MALIBU, Calif. -- With the infinity pool just a few feet away at his team's new draft house overlooking the Pacific Ocean, Los Angeles Rams head coach Sean McVay will have to wait a few days to take off his shirt and jump into it, much to the chagrin of friend Arizona Cardinals head coach Kliff Kingsbury.
“Maybe I’ll be able to take my shirt off when we draft like Kliff Kingsbury said,” joked McVay.
Rams GM Les Snead and McVay held their pre-draft press conference via zoom because they came in close contact with someone who tested positive for COVID. Both have been tested and they came back negative.
“Neither one of us is affected by this,” McVay said. “But we’re just following the protocols and wanted to be smart.”
McVay and Snead answered questions for about 40 minutes on this year’s draft. At the top of the list was what player would be snapping the ball to new quarterback Matthew Stafford come September.
McVay said they already have an answer for the departure of Austin Blythe to the Kansas City Chiefs currently on the roster.
His name is Brian Allen, the Rams starting center for the 2019 season. Allen did not see time last season as he recovered from major knee surgery that cut short his 2019 campaign, but would be the guy if the Rams had a game today.
“One of the things we’ve tried to do over the last couple years is really have some position flex, especially with those interior players,” McVay said. “But we definitely have more than enough guys in house, and that’s something we feel really confident about.”
However, even with Allen penciled in as the starter and other options like Coleman Shelton in the fold, McVay did mention the advantage his team has in new offensive line coach Kevin Carberry, who served in that same role at Stanford for three seasons.
“When you’re looking at a lot of these linemen now that are coming out, he’s got a great command of this draft class because he was at Stanford for three years,” McVay said. “I’ve really enjoyed working with him and the rest of our offensive coaching staff, along with Les and his group, collaborating and kind of understanding, ‘All right, where are there some possible players depending on if we decided to utilize a pick on an offensive lineman that can add depth or provide real value for us.'”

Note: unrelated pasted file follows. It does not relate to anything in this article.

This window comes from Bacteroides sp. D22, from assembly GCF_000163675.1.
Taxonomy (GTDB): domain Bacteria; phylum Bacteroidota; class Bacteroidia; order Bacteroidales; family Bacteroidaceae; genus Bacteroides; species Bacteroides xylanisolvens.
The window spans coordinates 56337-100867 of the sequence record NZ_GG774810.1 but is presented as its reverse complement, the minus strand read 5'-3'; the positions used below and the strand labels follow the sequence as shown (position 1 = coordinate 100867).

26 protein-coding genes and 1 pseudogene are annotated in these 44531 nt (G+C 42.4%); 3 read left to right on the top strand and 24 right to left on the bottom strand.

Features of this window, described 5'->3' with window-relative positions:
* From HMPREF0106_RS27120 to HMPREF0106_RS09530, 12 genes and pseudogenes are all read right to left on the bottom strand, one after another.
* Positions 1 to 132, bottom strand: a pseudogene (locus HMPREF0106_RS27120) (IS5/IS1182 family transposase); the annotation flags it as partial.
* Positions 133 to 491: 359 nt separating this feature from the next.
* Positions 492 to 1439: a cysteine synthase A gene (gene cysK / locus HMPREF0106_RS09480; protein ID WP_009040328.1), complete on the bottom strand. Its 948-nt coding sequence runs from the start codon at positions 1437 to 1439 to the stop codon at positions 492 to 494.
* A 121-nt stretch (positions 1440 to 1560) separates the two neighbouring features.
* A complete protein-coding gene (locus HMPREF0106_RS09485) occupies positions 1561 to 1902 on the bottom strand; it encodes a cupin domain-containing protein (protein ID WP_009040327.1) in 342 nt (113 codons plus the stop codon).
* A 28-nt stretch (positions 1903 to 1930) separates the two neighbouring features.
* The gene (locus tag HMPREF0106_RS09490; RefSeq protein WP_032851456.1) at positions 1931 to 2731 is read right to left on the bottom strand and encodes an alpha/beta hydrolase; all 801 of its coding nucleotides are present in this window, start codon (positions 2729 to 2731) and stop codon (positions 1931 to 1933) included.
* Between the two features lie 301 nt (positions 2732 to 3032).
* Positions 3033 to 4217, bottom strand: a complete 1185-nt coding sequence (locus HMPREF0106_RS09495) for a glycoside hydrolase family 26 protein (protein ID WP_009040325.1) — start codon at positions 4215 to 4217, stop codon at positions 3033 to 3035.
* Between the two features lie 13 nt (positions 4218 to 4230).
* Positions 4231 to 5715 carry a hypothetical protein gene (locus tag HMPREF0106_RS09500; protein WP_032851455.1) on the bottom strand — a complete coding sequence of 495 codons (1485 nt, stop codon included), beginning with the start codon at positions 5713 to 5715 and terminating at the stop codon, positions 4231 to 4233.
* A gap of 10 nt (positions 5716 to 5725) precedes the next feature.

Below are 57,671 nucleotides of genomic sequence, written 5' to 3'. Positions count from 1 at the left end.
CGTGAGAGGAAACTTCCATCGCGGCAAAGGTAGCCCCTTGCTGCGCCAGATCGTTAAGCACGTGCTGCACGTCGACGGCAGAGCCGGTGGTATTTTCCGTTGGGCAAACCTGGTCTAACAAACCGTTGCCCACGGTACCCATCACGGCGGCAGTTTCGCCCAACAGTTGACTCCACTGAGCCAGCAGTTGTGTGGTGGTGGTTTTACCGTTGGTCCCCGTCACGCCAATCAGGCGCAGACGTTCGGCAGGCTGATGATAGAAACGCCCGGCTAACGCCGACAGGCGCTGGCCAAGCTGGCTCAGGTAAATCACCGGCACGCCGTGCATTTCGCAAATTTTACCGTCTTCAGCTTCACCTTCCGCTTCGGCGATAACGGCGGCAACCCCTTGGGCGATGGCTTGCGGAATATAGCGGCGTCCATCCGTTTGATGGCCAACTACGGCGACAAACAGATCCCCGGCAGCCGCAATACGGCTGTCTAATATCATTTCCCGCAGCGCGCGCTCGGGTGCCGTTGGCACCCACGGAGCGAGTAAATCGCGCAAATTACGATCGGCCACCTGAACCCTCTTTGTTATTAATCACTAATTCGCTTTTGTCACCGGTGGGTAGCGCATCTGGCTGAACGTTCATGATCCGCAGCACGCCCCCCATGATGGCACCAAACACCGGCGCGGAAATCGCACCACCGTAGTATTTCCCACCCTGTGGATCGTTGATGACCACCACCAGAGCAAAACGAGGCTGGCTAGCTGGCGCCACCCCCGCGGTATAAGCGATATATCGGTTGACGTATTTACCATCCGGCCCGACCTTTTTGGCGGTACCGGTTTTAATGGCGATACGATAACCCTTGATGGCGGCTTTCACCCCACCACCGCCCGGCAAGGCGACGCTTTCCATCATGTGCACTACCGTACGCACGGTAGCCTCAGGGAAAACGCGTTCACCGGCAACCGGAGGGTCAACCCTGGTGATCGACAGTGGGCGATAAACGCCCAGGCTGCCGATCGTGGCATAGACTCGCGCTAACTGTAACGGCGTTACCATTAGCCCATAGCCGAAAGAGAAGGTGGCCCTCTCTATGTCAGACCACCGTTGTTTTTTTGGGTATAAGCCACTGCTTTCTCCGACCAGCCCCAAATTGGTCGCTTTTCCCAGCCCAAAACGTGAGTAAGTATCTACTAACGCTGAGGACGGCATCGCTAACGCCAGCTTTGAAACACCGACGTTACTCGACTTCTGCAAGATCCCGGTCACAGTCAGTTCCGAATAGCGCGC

McVay also mentioned the depth that his team developed over the last two years by being forced to play guys like Joe Noteboom, David Edwards, Bobby Evans and Austin Corbett due to injuries.
“Going into this upcoming season, you’ve got a lot depth with guys you feel really good about that have some position flex,” McVay said. “You’ve seen Bobby Evans start at guard, at tackle. You’ve seen David Edwards and Austin Corbett both start at the left guard and right guard spots. You’ve seen Joe Noteboom start at the guard spot and the tackle spot. So, that position flex is something that’s extremely valuable and beneficial.”
McVay discussed evaluating returners. Like the center position, the Rams are content with Nsimba Webster as the team’s guy penciled in at returner. But they are also looking to add some competition.
“I think Nsimba did some really nice things,” McVay said. “Obviously, adding DeSean Jackson, he’s had some experience and history returning punts, but I don’t think you can find enough guys that have the ability to influence and affect the game when the ball is in their hands.”
As far as COVID-19 is concerned, Snead said it has impacted the draft evaluation process in terms getting information on players sooner, players opting out of last season and the difficulties in getting accurate medical evaluations.
However, Snead said the scouting department and medical staff have done their best to get the most accurate information available on each draftable player.
“Instead of having a lot of workout numbers at the combine in the middle of February, if you’re looking for the LSU linebacker’s numbers, you didn’t get them until yesterday,” Snead said. “So, there’s been some delayed gratification in that type of thing.”
Finally, McVay said he does not believe the Rams have any glaring holes to address on the roster, which allows them to pick the best players available that meet their needs when they are on the clock.
“We’re not really asking anybody to feel like they have to come in and immediately start,” McVay said. “You are trying to provide depth at some positions. There’s different things, based on the personnel groupings offensively and defensively that we want to try and fulfill.”